Yesterday I began a new sermon series on the book of Judges. I started with Samson because he is the most famous. I’ve had something come up for February 3, so I’ll have to rearrange a bit–but I originally wanted to cover Samson, Deborah, Gideon, Ehud, Abimelech, and Jephthah. Now, someone has got to go (It will probably be Abimelech.)
Yesterday I told the Samson’s story pretty straight up–with a few twists–but I did drop a hint on something I’ve been thinking about for a while. Woudn’t it be fun to rewrite the Judges stories but put them in the old west? Ashkelon and Gath become Dodge City and Tombstone and Jerusalem and Shechem become San Francisco and Oregon Territory?
In this rewriting the Philistines would have to be the Spanish-Mexicans moving up from the south and the Israelites would be Anglos moving in from the east. The Canaanites are the American Indians and their various tribes. I write this to not be racists or judgmental, but only because it seems to match the historical reality of ancient Palestine–two migrating groups (Hebrews from Egypt and Ur and Philistines from Greece) overrunning native inhabitants and their settlements.
Now, if we do that, then each judge becomes “Sheriff” and has control over a region or province. So, what is the revised plot for Samson?
Sheriff Sam is a supernaturally strong man that has a taste for a good fight and for Mexican women. He was raised by strict Methodists who told him the key to his strength was avoiding three things–booze, dead bodies, and barbers. Sam’s first wife, a Mexican woman, is killed when he has a shootout with her family. In between visits to brothels, he falls for a Mexican woman named Senorita Dee who betrays his trust and double-crosses her lover. In one final bid for vengeance Sheriff Sam dies in a blaze of glory as he destroys the Mexican Garrison and kills the evil governor.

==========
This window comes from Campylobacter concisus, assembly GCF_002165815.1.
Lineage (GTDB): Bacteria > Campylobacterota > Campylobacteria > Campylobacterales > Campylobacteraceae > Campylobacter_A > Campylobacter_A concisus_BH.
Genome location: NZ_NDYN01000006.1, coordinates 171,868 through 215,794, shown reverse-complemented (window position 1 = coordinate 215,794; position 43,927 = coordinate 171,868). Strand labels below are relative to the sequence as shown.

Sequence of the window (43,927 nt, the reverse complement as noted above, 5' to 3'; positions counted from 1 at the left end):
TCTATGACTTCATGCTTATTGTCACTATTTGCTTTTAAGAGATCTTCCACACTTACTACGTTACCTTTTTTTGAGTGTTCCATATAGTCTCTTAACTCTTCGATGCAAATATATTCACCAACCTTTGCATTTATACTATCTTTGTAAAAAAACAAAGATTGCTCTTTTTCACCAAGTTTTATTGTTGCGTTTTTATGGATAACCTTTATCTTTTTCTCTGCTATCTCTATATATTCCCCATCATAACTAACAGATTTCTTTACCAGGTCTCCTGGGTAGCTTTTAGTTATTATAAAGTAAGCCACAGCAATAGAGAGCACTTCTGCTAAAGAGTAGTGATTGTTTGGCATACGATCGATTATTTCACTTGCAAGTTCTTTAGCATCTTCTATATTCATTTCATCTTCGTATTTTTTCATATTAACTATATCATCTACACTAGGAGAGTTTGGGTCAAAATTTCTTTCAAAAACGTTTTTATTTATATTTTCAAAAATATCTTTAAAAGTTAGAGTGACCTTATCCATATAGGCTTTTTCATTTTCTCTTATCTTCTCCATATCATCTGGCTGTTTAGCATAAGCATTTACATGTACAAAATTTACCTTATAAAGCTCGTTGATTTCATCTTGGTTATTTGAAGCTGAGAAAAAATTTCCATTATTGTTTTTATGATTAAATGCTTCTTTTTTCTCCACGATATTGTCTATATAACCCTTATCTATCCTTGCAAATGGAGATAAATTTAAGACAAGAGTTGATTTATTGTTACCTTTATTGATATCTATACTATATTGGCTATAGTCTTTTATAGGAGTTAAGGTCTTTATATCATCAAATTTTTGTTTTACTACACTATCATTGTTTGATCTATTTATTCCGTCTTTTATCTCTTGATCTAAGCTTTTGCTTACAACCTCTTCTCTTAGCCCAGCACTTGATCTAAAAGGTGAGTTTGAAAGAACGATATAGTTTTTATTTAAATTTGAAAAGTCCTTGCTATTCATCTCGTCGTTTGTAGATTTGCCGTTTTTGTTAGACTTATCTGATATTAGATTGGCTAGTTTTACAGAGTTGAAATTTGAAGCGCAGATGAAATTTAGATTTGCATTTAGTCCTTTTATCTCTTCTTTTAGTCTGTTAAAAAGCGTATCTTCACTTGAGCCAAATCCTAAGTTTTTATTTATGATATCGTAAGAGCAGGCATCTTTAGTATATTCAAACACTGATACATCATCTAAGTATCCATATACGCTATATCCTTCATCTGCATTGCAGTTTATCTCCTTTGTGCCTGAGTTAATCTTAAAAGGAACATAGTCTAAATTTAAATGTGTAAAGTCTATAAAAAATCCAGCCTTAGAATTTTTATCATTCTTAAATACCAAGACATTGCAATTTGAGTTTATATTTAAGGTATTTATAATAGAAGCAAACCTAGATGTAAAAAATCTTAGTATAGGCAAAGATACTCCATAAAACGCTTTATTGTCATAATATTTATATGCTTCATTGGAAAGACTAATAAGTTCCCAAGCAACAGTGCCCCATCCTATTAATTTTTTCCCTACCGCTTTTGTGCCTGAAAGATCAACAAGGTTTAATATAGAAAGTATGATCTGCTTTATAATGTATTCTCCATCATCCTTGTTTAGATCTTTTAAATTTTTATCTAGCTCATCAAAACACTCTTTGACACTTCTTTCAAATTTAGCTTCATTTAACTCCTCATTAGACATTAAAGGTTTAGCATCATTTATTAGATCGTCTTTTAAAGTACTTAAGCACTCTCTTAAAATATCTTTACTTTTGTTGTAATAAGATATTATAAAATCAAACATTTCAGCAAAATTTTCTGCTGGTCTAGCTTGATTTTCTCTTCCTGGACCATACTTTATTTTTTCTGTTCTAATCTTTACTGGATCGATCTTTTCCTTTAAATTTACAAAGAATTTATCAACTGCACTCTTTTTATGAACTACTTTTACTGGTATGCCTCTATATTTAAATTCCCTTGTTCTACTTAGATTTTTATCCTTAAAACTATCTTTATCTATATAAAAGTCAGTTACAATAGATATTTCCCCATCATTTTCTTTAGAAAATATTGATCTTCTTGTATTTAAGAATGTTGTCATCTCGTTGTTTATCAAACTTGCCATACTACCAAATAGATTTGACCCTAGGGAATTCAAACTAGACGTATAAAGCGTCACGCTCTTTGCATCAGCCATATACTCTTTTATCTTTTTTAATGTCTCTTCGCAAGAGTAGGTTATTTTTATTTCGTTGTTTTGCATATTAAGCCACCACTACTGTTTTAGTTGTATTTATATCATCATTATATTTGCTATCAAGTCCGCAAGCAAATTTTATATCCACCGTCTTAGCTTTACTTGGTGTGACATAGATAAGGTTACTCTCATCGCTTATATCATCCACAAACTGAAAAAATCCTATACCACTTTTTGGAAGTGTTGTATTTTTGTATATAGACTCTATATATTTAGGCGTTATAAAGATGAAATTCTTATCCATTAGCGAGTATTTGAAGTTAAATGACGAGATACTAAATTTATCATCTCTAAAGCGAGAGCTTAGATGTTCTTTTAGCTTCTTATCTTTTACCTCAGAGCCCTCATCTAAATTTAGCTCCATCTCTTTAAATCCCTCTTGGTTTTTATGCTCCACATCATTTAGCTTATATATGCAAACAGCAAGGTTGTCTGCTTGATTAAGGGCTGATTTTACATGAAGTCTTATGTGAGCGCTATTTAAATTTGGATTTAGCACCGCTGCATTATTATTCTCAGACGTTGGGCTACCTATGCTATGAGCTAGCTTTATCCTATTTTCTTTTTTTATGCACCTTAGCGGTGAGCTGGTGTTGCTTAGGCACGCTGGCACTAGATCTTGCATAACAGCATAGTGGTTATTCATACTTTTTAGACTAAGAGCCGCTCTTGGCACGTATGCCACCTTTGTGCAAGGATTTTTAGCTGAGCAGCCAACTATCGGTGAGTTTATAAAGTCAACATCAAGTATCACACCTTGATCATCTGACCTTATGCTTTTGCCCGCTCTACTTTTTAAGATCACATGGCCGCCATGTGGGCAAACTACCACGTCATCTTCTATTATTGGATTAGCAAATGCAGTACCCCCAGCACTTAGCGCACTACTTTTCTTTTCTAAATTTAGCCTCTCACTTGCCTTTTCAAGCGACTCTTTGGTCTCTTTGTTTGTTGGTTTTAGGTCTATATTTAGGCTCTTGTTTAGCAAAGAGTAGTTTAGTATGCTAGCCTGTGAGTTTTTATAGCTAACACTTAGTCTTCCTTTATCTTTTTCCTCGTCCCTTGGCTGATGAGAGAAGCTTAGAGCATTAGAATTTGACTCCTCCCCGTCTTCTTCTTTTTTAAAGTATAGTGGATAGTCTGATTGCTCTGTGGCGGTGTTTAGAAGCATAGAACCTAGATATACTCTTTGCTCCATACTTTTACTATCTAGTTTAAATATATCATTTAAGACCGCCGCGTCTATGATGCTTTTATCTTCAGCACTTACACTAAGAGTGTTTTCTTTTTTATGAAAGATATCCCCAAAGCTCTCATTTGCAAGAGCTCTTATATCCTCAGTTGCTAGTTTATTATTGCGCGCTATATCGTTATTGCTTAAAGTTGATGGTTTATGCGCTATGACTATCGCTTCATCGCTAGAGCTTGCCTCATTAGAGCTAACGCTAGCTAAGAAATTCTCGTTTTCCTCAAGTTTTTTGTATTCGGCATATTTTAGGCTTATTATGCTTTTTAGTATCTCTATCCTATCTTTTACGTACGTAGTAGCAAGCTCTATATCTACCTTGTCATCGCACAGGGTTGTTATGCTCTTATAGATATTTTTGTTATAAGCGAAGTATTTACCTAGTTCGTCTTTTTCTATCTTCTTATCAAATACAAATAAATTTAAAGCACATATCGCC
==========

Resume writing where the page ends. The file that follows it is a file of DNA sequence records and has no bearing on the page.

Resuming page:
What about Ehud?
Ehud (Doesn’t the name Ehud just sound like the old west?) and his small town have been overrun by the Mexican army, who have in turn monopolized the railroad and the nearby ore mines–thereby controlling commerce and industry. After seeing how this oppression has hindered his people, Ehud undertakes a daring and dangerous mission through Comanche territory to Texas to get a shipment of Six Shooters to help him in his cause of revolution. Upon his return, he hides the powerful pistol under his Sheriff’s coat and sneaks into the Mexican Captains home, a man named El Gigante, and kills him while he is on the toilet. Sheriff Ehud escapes from certain capture in a thrilling chase scene as the story climaxes. Ehud rallies the men from every surrounding town and a few Comanche scouts to band together with their new revolvers and fight off the oppression of the occupying army.
When I read Judges, I see the Lone Ranger, Zorro, and Billy the Kid. Your task as you think about Judges is to figure out who are the good guys and who are the bad guys, and why?